Massachusetts antiques dealer indicted for trafficking in whale teeth

WASHINGTON – A Massachusetts antiques dealer has been arrested and charged in U.S. District Court in Boston with crimes related to the illegal importation and illegal trafficking of sperm whale teeth, the Justice Department announced on Friday, May 29, 2009.

On May 13, a federal grand jury sitting in Boston, returned an indictment that was unsealed on Friday against David L. Place, of Nantucket, Mass. The indictment charges Place, who owns Manor House Antiques Cooperative in Nantucket, with multiple counts of conspiracy and Lacey Act violations for buying and illegally importing sperm whale teeth into the United States, as well as selling the teeth after their illegal importation. Place was arrested on Friday morning at his home in Nantucket.

The indictment alleges that from 2001 to 2004, Place knowingly purchased and imported sperm whale teeth into the United States in violation of federal law. Sperm whales are classified as “endangered” under the Endangered Species Act (ESA), and are listed on Appendix I of the Convention on International Trade in Endangered Species of Wild Fauna and Flora (CITES). 


It is illegal to import parts of sperm whale teeth into the United States without the requisite permits/certifications, and without declaring the merchandise at the time of importation to U.S. Customs and the U.S. Fish and Wildlife Service.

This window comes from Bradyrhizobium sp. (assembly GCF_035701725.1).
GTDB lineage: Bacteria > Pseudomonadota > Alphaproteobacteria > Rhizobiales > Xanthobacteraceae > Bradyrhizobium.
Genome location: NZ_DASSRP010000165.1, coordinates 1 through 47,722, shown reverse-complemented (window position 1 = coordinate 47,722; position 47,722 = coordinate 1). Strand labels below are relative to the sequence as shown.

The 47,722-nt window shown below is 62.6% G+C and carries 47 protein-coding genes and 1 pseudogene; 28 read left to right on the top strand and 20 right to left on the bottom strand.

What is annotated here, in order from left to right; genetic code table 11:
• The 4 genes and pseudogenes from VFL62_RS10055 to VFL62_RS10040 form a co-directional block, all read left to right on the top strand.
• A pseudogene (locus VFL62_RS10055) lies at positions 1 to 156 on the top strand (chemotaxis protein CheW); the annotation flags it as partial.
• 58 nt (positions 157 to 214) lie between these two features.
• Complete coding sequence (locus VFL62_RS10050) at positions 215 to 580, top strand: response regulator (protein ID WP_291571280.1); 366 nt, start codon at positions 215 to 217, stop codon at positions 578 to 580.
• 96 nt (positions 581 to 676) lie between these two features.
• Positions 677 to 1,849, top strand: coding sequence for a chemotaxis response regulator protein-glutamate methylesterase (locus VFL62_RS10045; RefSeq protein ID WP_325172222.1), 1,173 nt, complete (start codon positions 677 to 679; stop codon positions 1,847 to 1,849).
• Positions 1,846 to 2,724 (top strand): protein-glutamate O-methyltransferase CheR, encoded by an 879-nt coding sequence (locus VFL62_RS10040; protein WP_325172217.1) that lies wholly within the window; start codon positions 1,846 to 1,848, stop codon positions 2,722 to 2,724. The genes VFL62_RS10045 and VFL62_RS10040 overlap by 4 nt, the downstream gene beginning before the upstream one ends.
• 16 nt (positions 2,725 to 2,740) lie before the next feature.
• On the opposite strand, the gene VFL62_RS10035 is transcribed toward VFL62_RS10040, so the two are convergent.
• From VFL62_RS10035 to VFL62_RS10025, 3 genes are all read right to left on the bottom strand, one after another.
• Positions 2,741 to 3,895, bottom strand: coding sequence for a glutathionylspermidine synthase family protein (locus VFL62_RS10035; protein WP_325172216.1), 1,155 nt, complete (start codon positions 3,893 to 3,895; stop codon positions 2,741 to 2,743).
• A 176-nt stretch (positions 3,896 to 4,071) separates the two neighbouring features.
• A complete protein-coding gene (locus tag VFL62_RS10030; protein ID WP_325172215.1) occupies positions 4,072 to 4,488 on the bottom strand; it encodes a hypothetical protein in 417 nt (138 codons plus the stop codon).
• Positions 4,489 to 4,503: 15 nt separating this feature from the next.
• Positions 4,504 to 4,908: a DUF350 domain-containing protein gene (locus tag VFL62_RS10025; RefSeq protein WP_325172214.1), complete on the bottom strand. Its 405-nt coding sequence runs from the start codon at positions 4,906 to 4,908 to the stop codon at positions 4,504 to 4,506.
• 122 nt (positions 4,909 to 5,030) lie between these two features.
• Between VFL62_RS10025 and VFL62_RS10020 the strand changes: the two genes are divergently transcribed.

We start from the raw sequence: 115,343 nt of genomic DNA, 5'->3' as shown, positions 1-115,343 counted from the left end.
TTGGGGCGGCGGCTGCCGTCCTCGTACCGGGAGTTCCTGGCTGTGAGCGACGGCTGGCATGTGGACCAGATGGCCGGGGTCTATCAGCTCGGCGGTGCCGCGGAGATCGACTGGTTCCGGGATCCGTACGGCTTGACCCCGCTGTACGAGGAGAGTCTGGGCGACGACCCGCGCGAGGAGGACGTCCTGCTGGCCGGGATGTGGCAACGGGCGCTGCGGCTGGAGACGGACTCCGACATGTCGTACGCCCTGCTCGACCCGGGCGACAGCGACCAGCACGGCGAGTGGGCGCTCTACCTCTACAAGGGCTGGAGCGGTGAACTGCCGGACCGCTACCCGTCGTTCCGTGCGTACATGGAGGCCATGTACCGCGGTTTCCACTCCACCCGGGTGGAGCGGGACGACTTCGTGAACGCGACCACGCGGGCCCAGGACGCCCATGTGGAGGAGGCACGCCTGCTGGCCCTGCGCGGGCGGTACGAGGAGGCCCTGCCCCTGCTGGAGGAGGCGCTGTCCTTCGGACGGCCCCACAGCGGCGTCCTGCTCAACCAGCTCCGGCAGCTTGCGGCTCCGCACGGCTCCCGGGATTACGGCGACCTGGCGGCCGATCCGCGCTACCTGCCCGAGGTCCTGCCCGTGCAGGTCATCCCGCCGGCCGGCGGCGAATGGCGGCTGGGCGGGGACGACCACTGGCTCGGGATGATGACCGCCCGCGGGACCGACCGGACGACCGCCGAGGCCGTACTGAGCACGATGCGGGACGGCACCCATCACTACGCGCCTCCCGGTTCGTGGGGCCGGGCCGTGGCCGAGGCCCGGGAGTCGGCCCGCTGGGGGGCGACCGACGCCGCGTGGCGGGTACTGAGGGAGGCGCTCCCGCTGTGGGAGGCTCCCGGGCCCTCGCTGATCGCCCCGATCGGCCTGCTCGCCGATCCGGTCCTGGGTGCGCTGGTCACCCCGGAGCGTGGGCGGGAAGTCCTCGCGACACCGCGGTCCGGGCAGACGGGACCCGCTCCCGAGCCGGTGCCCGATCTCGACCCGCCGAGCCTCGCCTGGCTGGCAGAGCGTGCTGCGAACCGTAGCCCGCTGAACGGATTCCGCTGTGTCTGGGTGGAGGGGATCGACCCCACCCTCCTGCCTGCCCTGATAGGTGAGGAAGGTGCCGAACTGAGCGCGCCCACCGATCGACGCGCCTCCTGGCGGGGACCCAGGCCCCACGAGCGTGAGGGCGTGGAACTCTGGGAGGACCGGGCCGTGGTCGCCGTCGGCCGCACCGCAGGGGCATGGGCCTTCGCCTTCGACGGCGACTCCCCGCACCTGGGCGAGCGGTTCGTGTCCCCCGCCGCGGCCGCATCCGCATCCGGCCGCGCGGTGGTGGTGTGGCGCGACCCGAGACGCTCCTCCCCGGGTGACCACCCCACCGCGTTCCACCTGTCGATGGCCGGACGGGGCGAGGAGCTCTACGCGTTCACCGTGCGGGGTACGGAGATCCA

The indictment further alleges that Place conspired with persons located in Ukraine to illegally import the protected whale teeth for resale in the United States.

Sperm whale teeth are commonly used for scrimshaw, and can fetch large sums of money from collectors and tourists. Scrimshaw as defined by the Endangered Species Act is any art form that involves the substantial etching or engraving of designs upon, or the substantial carving of figures, patterns, or designs from, any bone or tooth of any whale, dolphin or porpoise.

Place is presumed innocent unless and until proven guilty in a court of law. If convicted of the charges, Place faces up to five years in prison on each of the most serious charges, as well as fines up to $250,000.

The case was investigated by agents from National Oceanic and Atomospheric Administration – Office of Law Enforcement; the Fish and Wildlife Service – Office of Law Enforcement; and Immigration and Customs Enforcement. The case is being prosecuted by Senior Trial Attorney Catherine Pisaturo of the Justice Department’s Environmental Crimes Section.